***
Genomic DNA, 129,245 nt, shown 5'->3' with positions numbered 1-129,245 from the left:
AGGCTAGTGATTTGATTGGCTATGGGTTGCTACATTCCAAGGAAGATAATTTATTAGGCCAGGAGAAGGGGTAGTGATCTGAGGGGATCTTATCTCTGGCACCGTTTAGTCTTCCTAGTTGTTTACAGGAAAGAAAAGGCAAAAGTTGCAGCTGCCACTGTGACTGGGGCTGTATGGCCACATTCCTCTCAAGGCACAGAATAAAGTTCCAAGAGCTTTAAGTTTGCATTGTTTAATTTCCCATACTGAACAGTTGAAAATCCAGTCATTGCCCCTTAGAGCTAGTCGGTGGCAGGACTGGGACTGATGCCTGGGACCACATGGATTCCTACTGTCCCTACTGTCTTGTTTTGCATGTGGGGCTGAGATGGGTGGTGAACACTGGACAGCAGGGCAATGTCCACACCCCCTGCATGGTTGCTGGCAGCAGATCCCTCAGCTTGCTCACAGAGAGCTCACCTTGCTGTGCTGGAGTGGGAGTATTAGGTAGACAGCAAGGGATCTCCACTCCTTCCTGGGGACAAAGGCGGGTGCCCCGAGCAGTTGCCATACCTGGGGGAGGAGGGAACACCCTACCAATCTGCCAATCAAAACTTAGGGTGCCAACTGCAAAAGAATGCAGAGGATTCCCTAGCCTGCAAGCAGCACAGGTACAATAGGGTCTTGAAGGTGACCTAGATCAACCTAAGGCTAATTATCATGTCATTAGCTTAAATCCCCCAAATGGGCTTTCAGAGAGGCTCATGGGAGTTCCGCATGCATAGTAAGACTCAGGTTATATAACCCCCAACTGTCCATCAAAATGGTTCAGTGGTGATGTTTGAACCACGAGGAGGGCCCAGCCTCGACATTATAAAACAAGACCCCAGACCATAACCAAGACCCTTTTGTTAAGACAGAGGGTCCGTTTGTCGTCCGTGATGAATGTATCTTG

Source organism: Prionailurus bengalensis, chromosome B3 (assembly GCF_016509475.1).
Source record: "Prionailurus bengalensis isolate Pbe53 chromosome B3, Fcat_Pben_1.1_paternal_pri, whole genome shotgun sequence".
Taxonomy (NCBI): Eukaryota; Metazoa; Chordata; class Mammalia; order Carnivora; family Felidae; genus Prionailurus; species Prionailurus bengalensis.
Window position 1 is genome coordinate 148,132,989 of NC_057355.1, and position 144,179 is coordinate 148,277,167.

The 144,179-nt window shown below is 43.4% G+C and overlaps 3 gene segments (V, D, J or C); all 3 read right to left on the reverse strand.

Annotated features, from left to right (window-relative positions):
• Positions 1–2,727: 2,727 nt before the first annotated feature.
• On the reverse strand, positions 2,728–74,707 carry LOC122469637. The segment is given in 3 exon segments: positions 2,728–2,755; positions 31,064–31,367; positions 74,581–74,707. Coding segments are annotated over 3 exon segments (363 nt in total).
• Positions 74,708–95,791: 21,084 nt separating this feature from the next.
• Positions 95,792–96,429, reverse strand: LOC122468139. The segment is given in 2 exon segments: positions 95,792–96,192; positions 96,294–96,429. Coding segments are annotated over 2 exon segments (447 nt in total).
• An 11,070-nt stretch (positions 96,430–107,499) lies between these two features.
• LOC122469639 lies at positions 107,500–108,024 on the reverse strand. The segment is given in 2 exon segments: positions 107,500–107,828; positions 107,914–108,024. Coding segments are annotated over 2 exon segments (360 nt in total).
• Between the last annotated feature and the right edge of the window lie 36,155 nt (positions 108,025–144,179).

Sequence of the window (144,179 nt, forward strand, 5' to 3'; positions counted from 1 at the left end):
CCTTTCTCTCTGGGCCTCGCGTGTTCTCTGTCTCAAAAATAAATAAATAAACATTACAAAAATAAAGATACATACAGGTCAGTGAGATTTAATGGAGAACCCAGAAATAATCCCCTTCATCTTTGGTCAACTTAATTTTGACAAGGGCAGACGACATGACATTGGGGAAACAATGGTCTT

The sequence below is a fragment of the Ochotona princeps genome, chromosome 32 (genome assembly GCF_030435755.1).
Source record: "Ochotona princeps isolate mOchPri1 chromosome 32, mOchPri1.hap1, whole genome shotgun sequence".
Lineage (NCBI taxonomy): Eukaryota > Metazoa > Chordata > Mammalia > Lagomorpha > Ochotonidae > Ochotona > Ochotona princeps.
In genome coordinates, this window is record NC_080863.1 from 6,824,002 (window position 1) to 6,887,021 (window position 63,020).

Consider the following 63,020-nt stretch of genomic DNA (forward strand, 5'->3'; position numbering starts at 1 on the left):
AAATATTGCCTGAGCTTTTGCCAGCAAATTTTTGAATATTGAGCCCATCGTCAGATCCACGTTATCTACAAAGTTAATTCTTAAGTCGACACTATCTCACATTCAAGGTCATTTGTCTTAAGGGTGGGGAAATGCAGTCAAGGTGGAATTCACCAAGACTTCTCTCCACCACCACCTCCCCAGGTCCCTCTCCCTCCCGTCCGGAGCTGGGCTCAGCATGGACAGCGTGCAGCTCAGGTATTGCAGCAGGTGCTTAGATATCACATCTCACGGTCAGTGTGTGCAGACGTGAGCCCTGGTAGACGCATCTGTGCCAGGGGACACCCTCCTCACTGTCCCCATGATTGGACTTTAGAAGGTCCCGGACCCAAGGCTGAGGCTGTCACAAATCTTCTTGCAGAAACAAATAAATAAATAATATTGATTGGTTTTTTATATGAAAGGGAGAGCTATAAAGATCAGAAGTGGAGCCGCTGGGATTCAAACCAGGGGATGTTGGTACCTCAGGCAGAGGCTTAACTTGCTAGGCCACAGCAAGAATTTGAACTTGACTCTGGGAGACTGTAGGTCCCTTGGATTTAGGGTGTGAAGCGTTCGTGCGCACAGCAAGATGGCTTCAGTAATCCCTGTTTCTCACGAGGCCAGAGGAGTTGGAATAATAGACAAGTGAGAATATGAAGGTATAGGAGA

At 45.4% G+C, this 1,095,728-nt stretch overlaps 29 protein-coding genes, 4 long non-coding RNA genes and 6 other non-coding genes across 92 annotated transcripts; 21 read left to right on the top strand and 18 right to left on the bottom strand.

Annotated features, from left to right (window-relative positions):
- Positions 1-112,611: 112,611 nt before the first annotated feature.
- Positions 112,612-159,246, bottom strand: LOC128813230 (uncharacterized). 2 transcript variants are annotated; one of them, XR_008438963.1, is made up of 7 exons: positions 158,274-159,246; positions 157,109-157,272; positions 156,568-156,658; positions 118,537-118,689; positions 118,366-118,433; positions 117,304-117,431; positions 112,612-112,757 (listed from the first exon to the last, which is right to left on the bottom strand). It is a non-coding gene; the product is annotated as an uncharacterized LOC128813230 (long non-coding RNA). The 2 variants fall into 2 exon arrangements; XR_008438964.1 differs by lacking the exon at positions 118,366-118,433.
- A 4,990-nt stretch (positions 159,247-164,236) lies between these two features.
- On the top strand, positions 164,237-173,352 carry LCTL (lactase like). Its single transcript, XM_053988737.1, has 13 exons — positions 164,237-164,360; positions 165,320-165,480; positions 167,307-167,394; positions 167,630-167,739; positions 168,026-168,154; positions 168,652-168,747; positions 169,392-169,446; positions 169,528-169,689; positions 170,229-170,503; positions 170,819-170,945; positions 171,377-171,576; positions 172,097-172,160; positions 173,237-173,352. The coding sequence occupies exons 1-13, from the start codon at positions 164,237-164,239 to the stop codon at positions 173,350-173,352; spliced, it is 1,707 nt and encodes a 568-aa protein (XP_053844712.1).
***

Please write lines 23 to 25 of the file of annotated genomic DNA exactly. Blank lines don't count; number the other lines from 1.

AAATATTGCCTGAGCTTTTGCCAGCAAATTTTTGAATATTGAGCCCATCGTCAGATCCACGTTATCTACAAAGTTAATTCTTAAGTCGACACTATCTCACATTCAAGGTCATTTGTCTTAAGGGTGGGGAAATGCAGTCAAGGTGGAATTCACCAAGACTTCTCTCCACCACCACCTCCCCAGGTCCCTCTCCCTCCCGTCCGGAGCTGGGCTCAGCATGGACAGCGTGCAGCTCAGGTATTGCAGCAGGTGCTTAGATATCACATCTCACGGTCAGTGTGTGCAGACGTGAGCCCTGGTAGACGCATCTGTGCCAGGGGACACCCTCCTCACTGTCCCCATGATTGGACTTTAGAAGGTCCCGGACCCAAGGCTGAGGCTGTCACAAATCTTCTTGCAGAAACAAATAAATAAATAATATTGATTGGTTTTTTATATGAAAGGGAGAGCTATAAAGATCAGAAGTGGAGCCGCTGGGATTCAAACCAGGGGATGTTGGTACCTCAGGCAGAGGCTTAACTTGCTAGGCCACAGCAAGAATTTGAACTTGACTCTGGGAGACTGTAGGTCCCTTGGATTTAGGGTGTGAAGCGTTCGTGCGCACAGCAAGATGGCTTCAGTAATCCCTGTTTCTCACGAGGCCAGAGGAGTTGGAATAATAGACAAGTGAGAATATGAAGGTATAGGAGA

At 45.4% G+C, this 1,095,728-nt stretch overlaps 29 protein-coding genes, 4 long non-coding RNA genes and 6 other non-coding genes across 92 annotated transcripts; 21 read left to right on the top strand and 18 right to left on the bottom strand.

Annotated features, from left to right (window-relative positions):